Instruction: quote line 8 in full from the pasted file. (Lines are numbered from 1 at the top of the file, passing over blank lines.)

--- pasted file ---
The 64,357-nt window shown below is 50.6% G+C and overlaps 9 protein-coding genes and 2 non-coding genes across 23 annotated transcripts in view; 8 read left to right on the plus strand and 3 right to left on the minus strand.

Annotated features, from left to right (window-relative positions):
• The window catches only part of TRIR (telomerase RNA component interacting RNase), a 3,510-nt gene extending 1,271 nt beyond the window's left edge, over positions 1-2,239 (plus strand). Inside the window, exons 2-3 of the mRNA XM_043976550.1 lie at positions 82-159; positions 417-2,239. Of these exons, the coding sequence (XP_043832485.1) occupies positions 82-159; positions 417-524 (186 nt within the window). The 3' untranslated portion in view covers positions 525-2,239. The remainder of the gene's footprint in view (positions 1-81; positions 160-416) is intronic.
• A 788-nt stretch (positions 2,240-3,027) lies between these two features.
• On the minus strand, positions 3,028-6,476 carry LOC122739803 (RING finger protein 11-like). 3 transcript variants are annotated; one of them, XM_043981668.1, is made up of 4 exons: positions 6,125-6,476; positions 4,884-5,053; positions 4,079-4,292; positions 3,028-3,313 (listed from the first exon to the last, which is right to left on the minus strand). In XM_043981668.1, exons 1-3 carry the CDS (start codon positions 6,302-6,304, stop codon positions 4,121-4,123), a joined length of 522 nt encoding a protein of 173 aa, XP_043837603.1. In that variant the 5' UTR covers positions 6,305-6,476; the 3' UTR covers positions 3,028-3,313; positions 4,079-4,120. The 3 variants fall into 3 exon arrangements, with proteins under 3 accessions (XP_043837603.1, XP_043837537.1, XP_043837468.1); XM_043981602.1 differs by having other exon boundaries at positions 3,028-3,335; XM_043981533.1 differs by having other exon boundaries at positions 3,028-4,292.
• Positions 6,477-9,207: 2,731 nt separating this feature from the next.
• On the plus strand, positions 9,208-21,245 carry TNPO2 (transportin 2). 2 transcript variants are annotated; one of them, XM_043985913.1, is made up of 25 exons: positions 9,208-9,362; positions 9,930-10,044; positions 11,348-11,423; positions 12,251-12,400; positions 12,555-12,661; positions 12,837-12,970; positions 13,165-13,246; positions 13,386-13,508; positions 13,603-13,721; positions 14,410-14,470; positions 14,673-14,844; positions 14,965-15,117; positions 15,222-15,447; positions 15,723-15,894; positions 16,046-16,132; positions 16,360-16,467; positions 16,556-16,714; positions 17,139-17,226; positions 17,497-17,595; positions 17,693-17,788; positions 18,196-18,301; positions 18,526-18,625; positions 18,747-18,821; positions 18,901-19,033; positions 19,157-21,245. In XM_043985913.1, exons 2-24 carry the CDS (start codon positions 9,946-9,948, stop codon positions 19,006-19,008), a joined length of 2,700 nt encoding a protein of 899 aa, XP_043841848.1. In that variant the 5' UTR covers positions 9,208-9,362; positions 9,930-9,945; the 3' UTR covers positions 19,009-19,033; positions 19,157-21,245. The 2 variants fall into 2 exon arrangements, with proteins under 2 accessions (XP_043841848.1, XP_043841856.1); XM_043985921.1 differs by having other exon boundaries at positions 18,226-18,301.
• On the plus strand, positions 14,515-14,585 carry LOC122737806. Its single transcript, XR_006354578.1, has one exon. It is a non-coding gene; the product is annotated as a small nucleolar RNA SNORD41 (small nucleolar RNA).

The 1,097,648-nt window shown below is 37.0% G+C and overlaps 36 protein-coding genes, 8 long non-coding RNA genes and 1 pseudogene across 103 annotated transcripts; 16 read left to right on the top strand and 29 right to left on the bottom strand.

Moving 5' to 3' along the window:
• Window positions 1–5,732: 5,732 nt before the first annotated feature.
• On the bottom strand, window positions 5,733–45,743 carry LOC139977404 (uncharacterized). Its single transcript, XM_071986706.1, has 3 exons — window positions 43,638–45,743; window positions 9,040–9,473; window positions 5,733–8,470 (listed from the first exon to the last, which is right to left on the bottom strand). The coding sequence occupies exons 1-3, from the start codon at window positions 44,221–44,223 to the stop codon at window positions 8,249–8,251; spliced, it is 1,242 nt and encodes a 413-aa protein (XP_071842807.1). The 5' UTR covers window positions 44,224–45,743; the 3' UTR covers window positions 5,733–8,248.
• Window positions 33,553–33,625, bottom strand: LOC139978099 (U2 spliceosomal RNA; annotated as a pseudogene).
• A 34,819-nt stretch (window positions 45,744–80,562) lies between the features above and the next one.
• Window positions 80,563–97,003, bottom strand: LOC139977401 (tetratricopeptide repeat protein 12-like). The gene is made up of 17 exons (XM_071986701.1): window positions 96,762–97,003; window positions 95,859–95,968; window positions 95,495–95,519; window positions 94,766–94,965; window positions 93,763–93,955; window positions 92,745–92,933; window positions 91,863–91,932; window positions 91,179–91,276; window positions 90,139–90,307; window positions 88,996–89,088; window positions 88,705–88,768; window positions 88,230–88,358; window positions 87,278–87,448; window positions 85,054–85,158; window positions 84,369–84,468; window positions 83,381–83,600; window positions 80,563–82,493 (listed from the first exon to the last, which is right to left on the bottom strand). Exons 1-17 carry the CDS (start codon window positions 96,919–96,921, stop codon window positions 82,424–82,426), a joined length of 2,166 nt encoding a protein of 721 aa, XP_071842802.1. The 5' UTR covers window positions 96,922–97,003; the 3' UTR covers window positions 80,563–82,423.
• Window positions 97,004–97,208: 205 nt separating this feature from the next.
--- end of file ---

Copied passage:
• On the plus strand, positions 14,515-14,585 carry LOC122737806. Its single transcript, XR_006354578.1, has one exon. It is a non-coding gene; the product is annotated as a small nucleolar RNA SNORD41 (small nucleolar RNA).